A colleague drew my attention to Nicola Osborne’s liveblog of the very interesting event at the University of Edinburgh on 24 February 2012, Digital Scholarship: A Day of Ideas. It is wonderful to see that Edinburgh University, which, through EDINA and other activities, has made such important contributions to the growth of digital scholarship over…

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Ted Underwood’s recent posts about literary and non-literary diction between 1700-1900, and the various discussions they sparked, including Katherine Harris’s post on gender and DH archives, have had me thinking a lot about cultural poetics and the middle distance. In 19th-century studies, most DH projects have tended to operate at two different scales: large-scale text analysis projects (associated with so-called…

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Last week I attended the Association of American Geographers Annual Conference and heard a talk by Robert Groves, Director of the US Census Bureau. Aside the impressiveness of the bureau’s work I was struck by how Groves conceived of visualisations as requiring either fast thinking or slow thinking. Fast thinking data visualisations offer a clear message without the need for the viewer to spend…

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University Distinguished Professor Salman Rushdie and Erika Farr, digital archives coordinator in the Manuscript, Archives, and Rare Book Library (MARBL) discuss how computers and other technology affect Rushdie’s writing and creative process. This builds on previous conversations and addresses new developments such as Rushdie’s acquisition of an iPhone and the ways in which mobile computing has an impact on his work. In addition, given Rushdie’s work on his memoir and his use of his paper and digital archives in MARBL, the discussion turns to the ways in which archival science and archival access changes the way he uses his own archives.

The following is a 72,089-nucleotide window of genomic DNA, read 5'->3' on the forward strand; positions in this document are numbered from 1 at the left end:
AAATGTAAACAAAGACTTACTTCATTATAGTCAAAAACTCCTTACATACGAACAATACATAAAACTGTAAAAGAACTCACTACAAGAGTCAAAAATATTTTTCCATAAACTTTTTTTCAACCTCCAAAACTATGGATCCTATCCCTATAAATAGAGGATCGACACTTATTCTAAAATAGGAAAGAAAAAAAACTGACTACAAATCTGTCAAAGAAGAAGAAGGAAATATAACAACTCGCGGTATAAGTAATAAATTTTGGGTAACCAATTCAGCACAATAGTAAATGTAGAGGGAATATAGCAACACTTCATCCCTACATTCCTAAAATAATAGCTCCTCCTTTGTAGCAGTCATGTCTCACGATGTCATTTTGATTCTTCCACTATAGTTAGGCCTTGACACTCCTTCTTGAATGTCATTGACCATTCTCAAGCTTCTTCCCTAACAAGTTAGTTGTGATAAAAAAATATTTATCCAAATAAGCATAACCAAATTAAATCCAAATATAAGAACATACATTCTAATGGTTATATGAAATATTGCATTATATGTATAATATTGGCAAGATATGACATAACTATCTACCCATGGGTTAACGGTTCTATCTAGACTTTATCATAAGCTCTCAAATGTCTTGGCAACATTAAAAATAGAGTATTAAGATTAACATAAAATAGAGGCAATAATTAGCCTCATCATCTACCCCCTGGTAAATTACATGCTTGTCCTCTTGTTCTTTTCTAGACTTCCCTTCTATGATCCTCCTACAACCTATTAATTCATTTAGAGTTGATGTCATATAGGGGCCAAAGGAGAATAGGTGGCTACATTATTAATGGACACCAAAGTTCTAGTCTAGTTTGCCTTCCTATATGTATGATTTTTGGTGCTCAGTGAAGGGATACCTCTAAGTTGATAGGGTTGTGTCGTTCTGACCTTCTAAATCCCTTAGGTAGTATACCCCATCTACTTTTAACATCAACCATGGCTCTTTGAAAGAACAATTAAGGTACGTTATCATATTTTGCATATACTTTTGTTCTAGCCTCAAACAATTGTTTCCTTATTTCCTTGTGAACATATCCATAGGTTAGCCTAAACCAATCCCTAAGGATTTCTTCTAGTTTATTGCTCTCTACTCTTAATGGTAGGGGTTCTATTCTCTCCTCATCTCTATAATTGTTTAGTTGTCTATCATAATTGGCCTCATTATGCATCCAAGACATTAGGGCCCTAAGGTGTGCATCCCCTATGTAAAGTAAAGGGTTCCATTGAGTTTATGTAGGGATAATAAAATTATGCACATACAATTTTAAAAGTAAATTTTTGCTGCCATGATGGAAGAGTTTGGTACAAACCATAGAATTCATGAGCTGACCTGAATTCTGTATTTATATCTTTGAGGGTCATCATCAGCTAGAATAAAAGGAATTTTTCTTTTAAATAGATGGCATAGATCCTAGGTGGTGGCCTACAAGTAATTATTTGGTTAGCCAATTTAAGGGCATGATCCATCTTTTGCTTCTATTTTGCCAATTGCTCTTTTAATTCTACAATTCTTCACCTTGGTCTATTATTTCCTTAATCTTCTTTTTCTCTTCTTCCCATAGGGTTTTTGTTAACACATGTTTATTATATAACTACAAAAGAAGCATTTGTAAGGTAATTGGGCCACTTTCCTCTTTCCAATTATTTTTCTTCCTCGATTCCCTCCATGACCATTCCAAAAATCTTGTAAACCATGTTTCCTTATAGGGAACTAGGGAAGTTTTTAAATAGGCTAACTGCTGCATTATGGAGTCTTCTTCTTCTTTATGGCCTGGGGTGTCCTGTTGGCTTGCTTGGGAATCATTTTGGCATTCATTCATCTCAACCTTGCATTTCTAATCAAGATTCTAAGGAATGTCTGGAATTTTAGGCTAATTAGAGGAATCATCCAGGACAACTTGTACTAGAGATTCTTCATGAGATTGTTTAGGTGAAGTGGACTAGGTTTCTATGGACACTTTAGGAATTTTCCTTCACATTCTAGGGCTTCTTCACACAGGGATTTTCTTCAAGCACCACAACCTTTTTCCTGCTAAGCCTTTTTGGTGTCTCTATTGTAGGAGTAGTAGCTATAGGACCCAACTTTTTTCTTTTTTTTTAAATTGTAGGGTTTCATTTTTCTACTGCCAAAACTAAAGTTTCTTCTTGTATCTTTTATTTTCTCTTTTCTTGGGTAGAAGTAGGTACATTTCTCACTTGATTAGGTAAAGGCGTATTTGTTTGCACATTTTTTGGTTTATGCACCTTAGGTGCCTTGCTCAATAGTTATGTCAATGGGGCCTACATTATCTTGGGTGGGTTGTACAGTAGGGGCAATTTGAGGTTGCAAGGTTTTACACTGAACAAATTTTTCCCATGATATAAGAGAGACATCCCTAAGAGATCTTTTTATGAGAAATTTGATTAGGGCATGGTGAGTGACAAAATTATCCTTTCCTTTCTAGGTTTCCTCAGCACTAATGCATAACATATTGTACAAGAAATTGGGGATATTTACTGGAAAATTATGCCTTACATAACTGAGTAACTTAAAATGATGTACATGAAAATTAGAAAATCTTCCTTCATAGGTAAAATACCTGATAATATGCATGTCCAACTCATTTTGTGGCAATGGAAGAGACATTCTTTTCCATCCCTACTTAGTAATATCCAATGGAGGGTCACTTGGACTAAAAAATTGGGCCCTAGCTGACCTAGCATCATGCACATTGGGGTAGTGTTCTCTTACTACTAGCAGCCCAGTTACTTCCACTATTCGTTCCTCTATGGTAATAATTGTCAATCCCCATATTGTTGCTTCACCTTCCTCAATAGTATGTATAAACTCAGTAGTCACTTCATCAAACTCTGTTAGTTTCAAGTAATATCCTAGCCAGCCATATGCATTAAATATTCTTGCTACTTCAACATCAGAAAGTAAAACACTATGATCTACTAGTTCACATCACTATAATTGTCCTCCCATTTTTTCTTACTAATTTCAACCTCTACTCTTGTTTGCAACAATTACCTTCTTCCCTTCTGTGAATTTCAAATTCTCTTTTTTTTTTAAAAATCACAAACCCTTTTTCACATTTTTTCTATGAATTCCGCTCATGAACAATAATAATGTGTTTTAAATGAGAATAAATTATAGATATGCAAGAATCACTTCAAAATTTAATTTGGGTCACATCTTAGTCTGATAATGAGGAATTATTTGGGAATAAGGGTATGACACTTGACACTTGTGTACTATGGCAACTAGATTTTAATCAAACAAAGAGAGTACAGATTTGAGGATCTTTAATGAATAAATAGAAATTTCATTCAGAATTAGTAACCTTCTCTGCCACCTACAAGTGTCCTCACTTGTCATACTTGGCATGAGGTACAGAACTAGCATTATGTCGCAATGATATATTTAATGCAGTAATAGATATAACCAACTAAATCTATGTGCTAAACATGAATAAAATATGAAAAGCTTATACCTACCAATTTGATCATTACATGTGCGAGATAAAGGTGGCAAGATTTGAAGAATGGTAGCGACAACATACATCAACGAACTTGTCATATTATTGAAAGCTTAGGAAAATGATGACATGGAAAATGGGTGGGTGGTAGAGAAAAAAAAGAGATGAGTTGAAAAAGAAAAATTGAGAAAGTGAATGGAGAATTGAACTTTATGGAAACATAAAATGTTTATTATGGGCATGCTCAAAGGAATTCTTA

Because of my interest in both history and games, I’m always on the look-out for good writing or new takes on how to bring elements of the gaming world into the framework of historical inquiry.  Increasingly, I’m finding my best sources of this kind of reading from my Twitter stream, as was the case when Shawn Graham (@electricarchaeo) pointed me towards an article in the recent edition of the Canadian Game Studies Association journal, ‘Loading…‘, titled ‘Beyond the ‘Historical’ Simulation: Using Theories of History to Inform Scholarly Game Design‘. 

Ted Underwood, Big but not distant, March 3, 2012 It’s true that DH doesn’t have to be identified with scale. But the fact remains that problems of scale constitute a huge blind spot for individual researchers, and also define a problem that we know computers can help us explore. And when you first go into an area that…

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…Here is the real point I’m trying to make here: It is not about “should.” What women should do has nothing to do with it. The point is, women aren’t. And neither, for that matter, are people of color. And unless you believe (and you don’t, do you?) that some biological explanation prevents us from excelling at programming, then you must see that there is a structural problem.

So I am saying to you: If you want women and people of color in your community, if it is important to you to have a diverse discipline, you need to do something besides exhort us to code.

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@ryancordell: Great comm…